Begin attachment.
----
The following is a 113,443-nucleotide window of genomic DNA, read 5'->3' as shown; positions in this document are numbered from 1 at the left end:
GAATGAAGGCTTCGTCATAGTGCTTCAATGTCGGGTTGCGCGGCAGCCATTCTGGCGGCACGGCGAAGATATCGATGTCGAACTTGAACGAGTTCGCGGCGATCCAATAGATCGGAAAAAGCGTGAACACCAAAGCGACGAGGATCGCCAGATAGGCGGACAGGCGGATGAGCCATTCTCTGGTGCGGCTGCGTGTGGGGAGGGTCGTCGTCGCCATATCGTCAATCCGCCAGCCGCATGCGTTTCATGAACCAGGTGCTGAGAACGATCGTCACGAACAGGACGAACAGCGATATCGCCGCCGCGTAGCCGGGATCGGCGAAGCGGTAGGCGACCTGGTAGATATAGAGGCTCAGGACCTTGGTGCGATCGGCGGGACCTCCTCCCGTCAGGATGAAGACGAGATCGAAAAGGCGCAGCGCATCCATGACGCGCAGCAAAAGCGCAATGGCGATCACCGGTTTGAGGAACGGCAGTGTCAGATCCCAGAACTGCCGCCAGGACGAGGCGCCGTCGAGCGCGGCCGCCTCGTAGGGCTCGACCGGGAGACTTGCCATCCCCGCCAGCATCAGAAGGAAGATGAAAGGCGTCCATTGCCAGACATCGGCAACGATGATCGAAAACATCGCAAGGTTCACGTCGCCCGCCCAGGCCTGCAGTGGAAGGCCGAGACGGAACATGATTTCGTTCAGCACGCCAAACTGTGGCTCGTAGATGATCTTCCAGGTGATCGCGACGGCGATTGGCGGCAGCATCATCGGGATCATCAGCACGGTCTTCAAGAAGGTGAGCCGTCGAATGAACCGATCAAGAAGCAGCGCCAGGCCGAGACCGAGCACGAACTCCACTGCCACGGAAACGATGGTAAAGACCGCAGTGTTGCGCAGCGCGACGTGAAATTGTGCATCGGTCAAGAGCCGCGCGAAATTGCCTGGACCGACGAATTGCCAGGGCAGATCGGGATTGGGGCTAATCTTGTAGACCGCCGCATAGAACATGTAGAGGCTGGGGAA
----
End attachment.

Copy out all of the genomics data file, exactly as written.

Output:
The following is a 113,443-nucleotide window of genomic DNA, read 5'->3' as shown; positions in this document are numbered from 1 at the left end:
GAATGAAGGCTTCGTCATAGTGCTTCAATGTCGGGTTGCGCGGCAGCCATTCTGGCGGCACGGCGAAGATATCGATGTCGAACTTGAACGAGTTCGCGGCGATCCAATAGATCGGAAAAAGCGTGAACACCAAAGCGACGAGGATCGCCAGATAGGCGGACAGGCGGATGAGCCATTCTCTGGTGCGGCTGCGTGTGGGGAGGGTCGTCGTCGCCATATCGTCAATCCGCCAGCCGCATGCGTTTCATGAACCAGGTGCTGAGAACGATCGTCACGAACAGGACGAACAGCGATATCGCCGCCGCGTAGCCGGGATCGGCGAAGCGGTAGGCGACCTGGTAGATATAGAGGCTCAGGACCTTGGTGCGATCGGCGGGACCTCCTCCCGTCAGGATGAAGACGAGATCGAAAAGGCGCAGCGCATCCATGACGCGCAGCAAAAGCGCAATGGCGATCACCGGTTTGAGGAACGGCAGTGTCAGATCCCAGAACTGCCGCCAGGACGAGGCGCCGTCGAGCGCGGCCGCCTCGTAGGGCTCGACCGGGAGACTTGCCATCCCCGCCAGCATCAGAAGGAAGATGAAAGGCGTCCATTGCCAGACATCGGCAACGATGATCGAAAACATCGCAAGGTTCACGTCGCCCGCCCAGGCCTGCAGTGGAAGGCCGAGACGGAACATGATTTCGTTCAGCACGCCAAACTGTGGCTCGTAGATGATCTTCCAGGTGATCGCGACGGCGATTGGCGGCAGCATCATCGGGATCATCAGCACGGTCTTCAAGAAGGTGAGCCGTCGAATGAACCGATCAAGAAGCAGCGCCAGGCCGAGACCGAGCACGAACTCCACTGCCACGGAAACGATGGTAAAGACCGCAGTGTTGCGCAGCGCGACGTGAAATTGTGCATCGGTCAAGAGCCGCGCGAAATTGCCTGGACCGACGAATTGCCAGGGCAGATCGGGATTGGGGCTAATCTTGTAGACCGCCGCATAGAACATGTAGAGGCTGGGGAA